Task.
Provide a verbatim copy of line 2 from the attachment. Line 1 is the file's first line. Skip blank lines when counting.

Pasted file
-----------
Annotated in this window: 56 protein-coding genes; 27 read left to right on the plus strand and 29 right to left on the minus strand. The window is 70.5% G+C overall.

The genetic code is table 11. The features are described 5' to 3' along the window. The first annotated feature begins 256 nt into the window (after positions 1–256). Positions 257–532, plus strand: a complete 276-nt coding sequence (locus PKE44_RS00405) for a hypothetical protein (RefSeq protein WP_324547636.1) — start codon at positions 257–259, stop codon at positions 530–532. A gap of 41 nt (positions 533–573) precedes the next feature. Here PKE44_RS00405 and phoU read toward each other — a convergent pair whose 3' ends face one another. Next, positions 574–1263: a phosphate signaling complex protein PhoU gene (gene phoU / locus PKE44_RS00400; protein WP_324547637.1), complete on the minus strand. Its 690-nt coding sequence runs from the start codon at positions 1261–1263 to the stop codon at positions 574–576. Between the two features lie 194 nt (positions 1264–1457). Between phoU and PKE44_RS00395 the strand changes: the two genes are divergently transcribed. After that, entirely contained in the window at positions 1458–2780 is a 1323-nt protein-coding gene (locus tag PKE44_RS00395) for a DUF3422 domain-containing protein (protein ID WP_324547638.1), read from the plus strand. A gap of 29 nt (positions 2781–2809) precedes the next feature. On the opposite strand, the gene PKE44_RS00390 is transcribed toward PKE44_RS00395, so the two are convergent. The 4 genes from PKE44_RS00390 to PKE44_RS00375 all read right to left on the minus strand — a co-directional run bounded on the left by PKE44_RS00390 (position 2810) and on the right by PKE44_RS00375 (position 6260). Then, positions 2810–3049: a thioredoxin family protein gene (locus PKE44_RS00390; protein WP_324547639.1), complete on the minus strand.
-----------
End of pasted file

The genetic code is table 11. The features are described 5' to 3' along the window. The first annotated feature begins 256 nt into the window (after positions 1–256). Positions 257–532, plus strand: a complete 276-nt coding sequence (locus PKE44_RS00405) for a hypothetical protein (RefSeq protein WP_324547636.1) — start codon at positions 257–259, stop codon at positions 530–532. A gap of 41 nt (positions 533–573) precedes the next feature. Here PKE44_RS00405 and phoU read toward each other — a convergent pair whose 3' ends face one another. Next, positions 574–1263: a phosphate signaling complex protein PhoU gene (gene phoU / locus PKE44_RS00400; protein WP_324547637.1), complete on the minus strand. Its 690-nt coding sequence runs from the start codon at positions 1261–1263 to the stop codon at positions 574–576. Between the two features lie 194 nt (positions 1264–1457). Between phoU and PKE44_RS00395 the strand changes: the two genes are divergently transcribed. After that, entirely contained in the window at positions 1458–2780 is a 1323-nt protein-coding gene (locus tag PKE44_RS00395) for a DUF3422 domain-containing protein (protein ID WP_324547638.1), read from the plus strand. A gap of 29 nt (positions 2781–2809) precedes the next feature. On the opposite strand, the gene PKE44_RS00390 is transcribed toward PKE44_RS00395, so the two are convergent. The 4 genes from PKE44_RS00390 to PKE44_RS00375 all read right to left on the minus strand — a co-directional run bounded on the left by PKE44_RS00390 (position 2810) and on the right by PKE44_RS00375 (position 6260). Then, positions 2810–3049: a thioredoxin family protein gene (locus PKE44_RS00390; protein WP_324547639.1), complete on the minus strand.